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U.S. National Ocean Policy: No Success Without Science?

7 May 2012 3:46 pm
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U.S. Geological Survey

Multiuse. A proposed National Ocean Policy hopes to improve efficiencies in marine research, management, and use of ocean waters such as the Port of Los Angeles in California.

Coaxing U.S. federal agencies to work together is no small feat. But an emerging National Ocean Policy (NOP) is attempting to do just that. The Obama Administration's proposed NOP will help federal agencies better organize marine research efforts and inject data into policy decisions—and potentially prevent conflicts between ocean users and save money, U.S. officials argue. But recent public comments on the Administration's plan for implementing the new policy suggest that researchers are concerned that budget shortfalls and program eliminations could undermine efforts to realize these goals.

U.S. policymakers have tried to come up with a coordinated ocean-use policy for years. The most recent effort started in 2000 when Congress passed the Oceans Act, which called for the formation of a U.S. Commission on Ocean Policy. The commission issued recommendations for a national ocean policy in a report released in 2004. But it wasn't until July 2010, when President Barack Obama signed Executive Order 13547, that the most recent iteration of NOP was put into place.

NOP is intended to enable "the integration of information through the ocean policy agencies that has really not happened in the past," Sally Yozell, director of policy at the National Oceanic and Atmospheric Administration (NOAA), said last week during a science policy conference hosted by the American Geophysical Union. And that coordination "is going to help us and industry save millions of dollars," she predicted.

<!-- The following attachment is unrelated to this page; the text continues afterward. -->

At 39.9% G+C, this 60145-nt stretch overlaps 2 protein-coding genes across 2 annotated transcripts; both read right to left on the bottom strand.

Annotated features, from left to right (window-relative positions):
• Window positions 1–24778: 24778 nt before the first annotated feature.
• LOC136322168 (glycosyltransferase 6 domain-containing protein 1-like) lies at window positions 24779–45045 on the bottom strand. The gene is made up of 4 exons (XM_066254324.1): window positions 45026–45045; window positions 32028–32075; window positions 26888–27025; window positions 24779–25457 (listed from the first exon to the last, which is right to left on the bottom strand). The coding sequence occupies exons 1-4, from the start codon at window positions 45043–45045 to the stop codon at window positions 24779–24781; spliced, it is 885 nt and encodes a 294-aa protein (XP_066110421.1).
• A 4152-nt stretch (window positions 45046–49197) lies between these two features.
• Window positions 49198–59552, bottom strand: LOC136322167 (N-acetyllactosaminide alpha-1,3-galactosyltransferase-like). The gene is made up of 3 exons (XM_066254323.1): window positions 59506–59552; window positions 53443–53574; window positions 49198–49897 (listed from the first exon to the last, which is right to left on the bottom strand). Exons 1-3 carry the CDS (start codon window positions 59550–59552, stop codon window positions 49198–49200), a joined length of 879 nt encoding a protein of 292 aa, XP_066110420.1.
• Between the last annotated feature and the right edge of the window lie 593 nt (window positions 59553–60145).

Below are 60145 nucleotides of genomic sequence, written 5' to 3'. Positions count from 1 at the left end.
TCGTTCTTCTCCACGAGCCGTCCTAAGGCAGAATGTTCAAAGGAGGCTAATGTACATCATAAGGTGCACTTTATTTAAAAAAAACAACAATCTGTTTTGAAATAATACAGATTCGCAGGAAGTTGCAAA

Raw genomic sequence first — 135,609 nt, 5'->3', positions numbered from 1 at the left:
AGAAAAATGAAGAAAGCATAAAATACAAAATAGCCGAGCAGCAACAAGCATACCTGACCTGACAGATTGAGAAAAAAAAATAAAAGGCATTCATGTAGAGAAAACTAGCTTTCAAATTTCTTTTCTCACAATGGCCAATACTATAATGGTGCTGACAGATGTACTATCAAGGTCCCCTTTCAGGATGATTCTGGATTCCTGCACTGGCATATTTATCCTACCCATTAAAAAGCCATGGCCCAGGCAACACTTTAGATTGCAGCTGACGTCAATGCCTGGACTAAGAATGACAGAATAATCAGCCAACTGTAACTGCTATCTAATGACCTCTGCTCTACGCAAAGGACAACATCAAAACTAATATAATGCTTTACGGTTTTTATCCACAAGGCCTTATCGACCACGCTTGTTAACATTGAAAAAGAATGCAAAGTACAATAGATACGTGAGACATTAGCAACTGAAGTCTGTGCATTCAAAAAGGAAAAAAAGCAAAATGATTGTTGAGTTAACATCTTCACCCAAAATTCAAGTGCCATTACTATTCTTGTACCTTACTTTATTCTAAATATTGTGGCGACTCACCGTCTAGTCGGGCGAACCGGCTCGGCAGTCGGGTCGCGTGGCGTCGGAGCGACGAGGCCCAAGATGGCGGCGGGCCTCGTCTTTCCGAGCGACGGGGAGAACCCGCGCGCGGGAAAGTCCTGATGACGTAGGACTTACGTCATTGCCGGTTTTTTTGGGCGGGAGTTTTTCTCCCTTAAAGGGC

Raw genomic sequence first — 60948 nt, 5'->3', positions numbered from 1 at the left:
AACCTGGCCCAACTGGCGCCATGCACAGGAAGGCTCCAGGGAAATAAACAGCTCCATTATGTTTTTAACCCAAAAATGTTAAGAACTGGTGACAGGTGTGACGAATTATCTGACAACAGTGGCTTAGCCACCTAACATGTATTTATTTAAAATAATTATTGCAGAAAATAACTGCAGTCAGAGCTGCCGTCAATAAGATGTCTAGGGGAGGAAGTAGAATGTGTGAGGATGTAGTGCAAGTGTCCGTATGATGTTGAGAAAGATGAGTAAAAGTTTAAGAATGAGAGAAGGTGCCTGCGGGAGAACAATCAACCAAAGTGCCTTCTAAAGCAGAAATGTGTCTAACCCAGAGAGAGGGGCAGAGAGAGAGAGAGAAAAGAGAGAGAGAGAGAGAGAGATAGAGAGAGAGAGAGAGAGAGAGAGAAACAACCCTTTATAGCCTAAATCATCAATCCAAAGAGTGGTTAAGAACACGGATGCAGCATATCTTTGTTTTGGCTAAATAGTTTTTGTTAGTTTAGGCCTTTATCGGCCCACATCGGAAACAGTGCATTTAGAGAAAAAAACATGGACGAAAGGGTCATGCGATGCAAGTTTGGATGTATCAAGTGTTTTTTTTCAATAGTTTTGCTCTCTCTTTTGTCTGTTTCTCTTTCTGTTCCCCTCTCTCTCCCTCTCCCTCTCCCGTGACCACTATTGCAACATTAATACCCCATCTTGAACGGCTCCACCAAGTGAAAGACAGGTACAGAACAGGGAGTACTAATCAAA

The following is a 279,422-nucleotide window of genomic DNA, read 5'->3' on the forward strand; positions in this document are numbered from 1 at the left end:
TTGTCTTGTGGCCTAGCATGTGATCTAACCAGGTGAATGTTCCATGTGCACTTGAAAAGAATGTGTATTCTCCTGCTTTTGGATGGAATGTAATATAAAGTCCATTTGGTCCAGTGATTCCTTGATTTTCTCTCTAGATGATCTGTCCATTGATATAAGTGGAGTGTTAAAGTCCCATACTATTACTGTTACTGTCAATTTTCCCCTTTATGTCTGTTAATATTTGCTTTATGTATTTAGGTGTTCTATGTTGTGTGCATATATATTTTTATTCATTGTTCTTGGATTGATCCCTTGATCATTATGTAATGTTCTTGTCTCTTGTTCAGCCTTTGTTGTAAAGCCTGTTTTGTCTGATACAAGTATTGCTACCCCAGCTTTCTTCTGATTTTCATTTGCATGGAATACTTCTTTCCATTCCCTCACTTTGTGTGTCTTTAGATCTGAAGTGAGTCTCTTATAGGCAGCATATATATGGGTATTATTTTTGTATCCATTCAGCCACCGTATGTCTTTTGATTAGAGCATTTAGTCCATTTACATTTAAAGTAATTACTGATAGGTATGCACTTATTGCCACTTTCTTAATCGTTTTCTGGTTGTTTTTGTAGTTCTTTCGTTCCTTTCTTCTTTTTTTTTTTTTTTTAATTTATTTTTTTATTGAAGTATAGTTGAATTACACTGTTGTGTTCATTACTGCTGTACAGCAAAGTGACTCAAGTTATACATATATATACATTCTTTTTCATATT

In particular, the policy highlights nine goals that seek to address the most pressing issues regarding the oceans and Great Lakes. They include shifting regulators to a more holistic ecosystem-based management perspective, better integrating scientific information in policy decisions, and creating a planning process for determining what kinds of activities should take place in different parts of U.S. waters (a concept officially known as coastal and marine spatial planning). It also aims to encourage 26 federal agencies to work together on ocean management and research efforts. In January, the Administration released a plan for implementing the policy, and the general public had until the end of March to submit their thoughts and opinions to the National Ocean Council.

The thousands of pages of comments, including many from researchers and science organizations, reveal a range of views praising and criticizing the plan. Coastal and marine spatial planning in particular has elicited worries that local and regional interests will be excluded from decision-making processes. Some commercial fishers are also concerned that decisions based solely on scientific information won't take into consideration the cultural and historical traditions of their communities.